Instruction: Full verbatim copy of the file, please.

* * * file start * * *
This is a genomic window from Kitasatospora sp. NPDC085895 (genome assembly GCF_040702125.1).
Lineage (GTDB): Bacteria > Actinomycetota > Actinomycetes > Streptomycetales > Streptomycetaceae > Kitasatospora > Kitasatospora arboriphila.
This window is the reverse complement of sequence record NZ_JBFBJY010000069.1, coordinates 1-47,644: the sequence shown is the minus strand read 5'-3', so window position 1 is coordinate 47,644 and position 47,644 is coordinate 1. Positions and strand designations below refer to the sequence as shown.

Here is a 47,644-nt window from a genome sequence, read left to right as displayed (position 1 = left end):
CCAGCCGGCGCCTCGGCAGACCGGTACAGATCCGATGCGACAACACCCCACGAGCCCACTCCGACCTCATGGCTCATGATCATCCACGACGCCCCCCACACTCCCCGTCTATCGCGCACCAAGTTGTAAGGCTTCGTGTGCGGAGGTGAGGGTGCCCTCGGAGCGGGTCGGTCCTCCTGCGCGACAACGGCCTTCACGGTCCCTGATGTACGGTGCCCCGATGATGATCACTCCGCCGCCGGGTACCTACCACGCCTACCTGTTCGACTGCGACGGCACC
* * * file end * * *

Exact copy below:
This is a genomic window from Kitasatospora sp. NPDC085895 (genome assembly GCF_040702125.1).
Lineage (GTDB): Bacteria > Actinomycetota > Actinomycetes > Streptomycetales > Streptomycetaceae > Kitasatospora > Kitasatospora arboriphila.
This window is the reverse complement of sequence record NZ_JBFBJY010000069.1, coordinates 1-47,644: the sequence shown is the minus strand read 5'-3', so window position 1 is coordinate 47,644 and position 47,644 is coordinate 1. Positions and strand designations below refer to the sequence as shown.

Here is a 47,644-nt window from a genome sequence, read left to right as displayed (position 1 = left end):
CCAGCCGGCGCCTCGGCAGACCGGTACAGATCCGATGCGACAACACCCCACGAGCCCACTCCGACCTCATGGCTCATGATCATCCACGACGCCCCCCACACTCCCCGTCTATCGCGCACCAAGTTGTAAGGCTTCGTGTGCGGAGGTGAGGGTGCCCTCGGAGCGGGTCGGTCCTCCTGCGCGACAACGGCCTTCACGGTCCCTGATGTACGGTGCCCCGATGATGATCACTCCGCCGCCGGGTACCTACCACGCCTACCTGTTCGACTGCGACGGCACC